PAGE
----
The Belgian government has refused permission for the Grand Mosque in the EU quarter of Brussels to be recognised as a local faith community, claiming that the place of worship has been infiltrated by Moroccan spies.
The decision to deny the application was made by the justice minister, Vincent Van Quickenborne, following advice from the security services, according to media reports. Recognition as a faith community secures financial support and assistance from the government.
It is alleged that three employees at the mosque, including a director, are agents of Moroccan intelligence services.
“I cannot and will not accept that foreign regimes hijack Islam for ideological or political motives, try to call the shots here and prevent Muslims in our country from developing their own progressive Islam,” Van Quickenborne said. “By keeping my mouth shut on that, I’m not doing anyone a favour – certainly not the Muslims in our country.”
Belgian authorities began focusing on the mosque – the largest in the city – following the Islamist attacks that killed 32 people in the Belgian capital in March 2016.
In March this year, fears that the mosque was being used to promote radicalism prompted the government to end Saudi Arabia’s lease of the building and assume control of it.
“The concession will be terminated immediately … in order to put an end to foreign interference in the way Islam is taught in Belgium,” the government said at the time.
Belgium leased the Grand Mosque to Riyadh in 1969, giving Saudi-backed imams access to a growing Muslim immigrant community, mostly from Morocco and Turkey, in return for cheaper oil.
It was run by the Mecca-based Muslim World League (MWL), a missionary society mainly funded by Saudi Arabia. The MWL denies it espouses violence.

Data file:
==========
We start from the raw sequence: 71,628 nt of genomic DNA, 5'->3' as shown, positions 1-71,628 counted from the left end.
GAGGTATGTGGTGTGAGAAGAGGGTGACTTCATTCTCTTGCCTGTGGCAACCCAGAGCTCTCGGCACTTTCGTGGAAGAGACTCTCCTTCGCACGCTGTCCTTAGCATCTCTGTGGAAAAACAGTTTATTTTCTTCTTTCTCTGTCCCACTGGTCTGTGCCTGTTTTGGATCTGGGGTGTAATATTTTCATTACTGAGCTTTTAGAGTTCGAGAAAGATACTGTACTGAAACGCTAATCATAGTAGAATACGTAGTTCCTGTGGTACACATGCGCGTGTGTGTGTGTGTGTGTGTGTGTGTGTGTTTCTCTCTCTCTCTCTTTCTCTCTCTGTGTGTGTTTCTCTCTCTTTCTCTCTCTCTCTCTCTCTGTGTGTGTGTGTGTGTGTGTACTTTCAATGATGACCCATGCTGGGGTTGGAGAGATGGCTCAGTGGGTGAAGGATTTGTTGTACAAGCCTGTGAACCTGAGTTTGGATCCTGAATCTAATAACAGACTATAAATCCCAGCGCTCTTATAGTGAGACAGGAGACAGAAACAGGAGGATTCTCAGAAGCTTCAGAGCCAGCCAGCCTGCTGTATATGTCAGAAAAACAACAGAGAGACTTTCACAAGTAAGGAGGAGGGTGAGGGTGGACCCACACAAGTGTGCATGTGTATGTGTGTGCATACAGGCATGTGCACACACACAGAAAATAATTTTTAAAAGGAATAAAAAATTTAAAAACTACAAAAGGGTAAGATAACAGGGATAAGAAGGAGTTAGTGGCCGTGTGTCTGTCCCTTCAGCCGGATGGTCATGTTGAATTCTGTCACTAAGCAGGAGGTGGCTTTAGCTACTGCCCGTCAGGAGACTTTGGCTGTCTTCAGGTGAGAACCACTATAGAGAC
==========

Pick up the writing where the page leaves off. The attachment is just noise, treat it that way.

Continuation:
Following the termination of the lease, the mosque was used to house the offices of the Muslim Executive of Belgium, an official body that represents Muslim communities across the country. Belgian security sources told Reuters that the executive was close to the Moroccan government, with which Belgium has strong intelligence ties.
The government intervention means the mosque will have to register again as a place of worship. The Muslim Executive of Belgium and the Moroccan government have been contacted for comment.
Van Quickenborne told the Belgian station VRT Radio 1 that the Muslim Executive, the largest group representing Muslims in Belgium, and a non-profit set up by the organisation for the training of imams, should also remove representatives of the Moroccan government and open itself up to female participation.
He said: “All organs of the Muslim Executive must be restaffed with Muslims who mean well to our country.”
Reuters contributed to this report.